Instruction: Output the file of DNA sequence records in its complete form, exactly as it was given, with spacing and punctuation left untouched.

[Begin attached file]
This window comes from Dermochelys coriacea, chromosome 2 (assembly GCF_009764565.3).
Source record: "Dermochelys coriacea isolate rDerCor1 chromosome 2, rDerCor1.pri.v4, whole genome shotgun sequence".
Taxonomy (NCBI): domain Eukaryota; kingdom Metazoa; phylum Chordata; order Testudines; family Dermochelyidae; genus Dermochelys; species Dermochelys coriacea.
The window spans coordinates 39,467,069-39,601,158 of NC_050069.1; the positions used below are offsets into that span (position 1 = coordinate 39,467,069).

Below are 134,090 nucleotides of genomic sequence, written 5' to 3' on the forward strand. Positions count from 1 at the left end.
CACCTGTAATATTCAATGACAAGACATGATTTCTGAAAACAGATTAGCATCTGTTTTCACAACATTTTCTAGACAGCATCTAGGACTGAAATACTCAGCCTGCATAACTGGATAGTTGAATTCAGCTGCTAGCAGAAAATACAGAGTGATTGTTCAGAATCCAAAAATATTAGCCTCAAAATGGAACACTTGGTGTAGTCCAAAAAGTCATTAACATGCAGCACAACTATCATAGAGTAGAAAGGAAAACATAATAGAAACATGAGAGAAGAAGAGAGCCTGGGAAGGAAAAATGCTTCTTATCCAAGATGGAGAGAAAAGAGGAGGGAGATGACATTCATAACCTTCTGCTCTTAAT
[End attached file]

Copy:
This window comes from Dermochelys coriacea, chromosome 2 (assembly GCF_009764565.3).
Source record: "Dermochelys coriacea isolate rDerCor1 chromosome 2, rDerCor1.pri.v4, whole genome shotgun sequence".
Taxonomy (NCBI): domain Eukaryota; kingdom Metazoa; phylum Chordata; order Testudines; family Dermochelyidae; genus Dermochelys; species Dermochelys coriacea.
The window spans coordinates 39,467,069-39,601,158 of NC_050069.1; the positions used below are offsets into that span (position 1 = coordinate 39,467,069).

Below are 134,090 nucleotides of genomic sequence, written 5' to 3' on the forward strand. Positions count from 1 at the left end.
CACCTGTAATATTCAATGACAAGACATGATTTCTGAAAACAGATTAGCATCTGTTTTCACAACATTTTCTAGACAGCATCTAGGACTGAAATACTCAGCCTGCATAACTGGATAGTTGAATTCAGCTGCTAGCAGAAAATACAGAGTGATTGTTCAGAATCCAAAAATATTAGCCTCAAAATGGAACACTTGGTGTAGTCCAAAAAGTCATTAACATGCAGCACAACTATCATAGAGTAGAAAGGAAAACATAATAGAAACATGAGAGAAGAAGAGAGCCTGGGAAGGAAAAATGCTTCTTATCCAAGATGGAGAGAAAAGAGGAGGGAGATGACATTCATAACCTTCTGCTCTTAAT